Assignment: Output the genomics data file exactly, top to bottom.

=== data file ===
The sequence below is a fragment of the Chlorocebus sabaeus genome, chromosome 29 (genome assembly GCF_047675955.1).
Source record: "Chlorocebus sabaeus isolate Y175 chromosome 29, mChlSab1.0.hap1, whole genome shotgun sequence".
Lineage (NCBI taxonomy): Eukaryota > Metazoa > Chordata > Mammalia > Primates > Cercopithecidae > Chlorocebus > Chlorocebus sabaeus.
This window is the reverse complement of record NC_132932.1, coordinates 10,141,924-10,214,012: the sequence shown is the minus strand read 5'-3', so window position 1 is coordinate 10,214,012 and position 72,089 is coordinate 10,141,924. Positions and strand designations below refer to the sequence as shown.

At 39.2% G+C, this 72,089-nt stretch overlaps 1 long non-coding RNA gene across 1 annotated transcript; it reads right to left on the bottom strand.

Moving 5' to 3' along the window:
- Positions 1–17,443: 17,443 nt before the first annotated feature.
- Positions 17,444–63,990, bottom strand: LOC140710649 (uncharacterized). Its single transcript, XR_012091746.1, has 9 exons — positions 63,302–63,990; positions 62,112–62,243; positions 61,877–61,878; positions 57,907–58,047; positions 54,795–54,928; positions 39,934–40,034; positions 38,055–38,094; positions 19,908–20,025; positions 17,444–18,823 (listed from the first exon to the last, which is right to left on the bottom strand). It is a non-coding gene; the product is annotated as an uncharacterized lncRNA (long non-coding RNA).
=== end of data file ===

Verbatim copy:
The sequence below is a fragment of the Chlorocebus sabaeus genome, chromosome 29 (genome assembly GCF_047675955.1).
Source record: "Chlorocebus sabaeus isolate Y175 chromosome 29, mChlSab1.0.hap1, whole genome shotgun sequence".
Lineage (NCBI taxonomy): Eukaryota > Metazoa > Chordata > Mammalia > Primates > Cercopithecidae > Chlorocebus > Chlorocebus sabaeus.
This window is the reverse complement of record NC_132932.1, coordinates 10,141,924-10,214,012: the sequence shown is the minus strand read 5'-3', so window position 1 is coordinate 10,214,012 and position 72,089 is coordinate 10,141,924. Positions and strand designations below refer to the sequence as shown.

At 39.2% G+C, this 72,089-nt stretch overlaps 1 long non-coding RNA gene across 1 annotated transcript; it reads right to left on the bottom strand.

Moving 5' to 3' along the window:
- Positions 1–17,443: 17,443 nt before the first annotated feature.
- Positions 17,444–63,990, bottom strand: LOC140710649 (uncharacterized). Its single transcript, XR_012091746.1, has 9 exons — positions 63,302–63,990; positions 62,112–62,243; positions 61,877–61,878; positions 57,907–58,047; positions 54,795–54,928; positions 39,934–40,034; positions 38,055–38,094; positions 19,908–20,025; positions 17,444–18,823 (listed from the first exon to the last, which is right to left on the bottom strand). It is a non-coding gene; the product is annotated as an uncharacterized lncRNA (long non-coding RNA).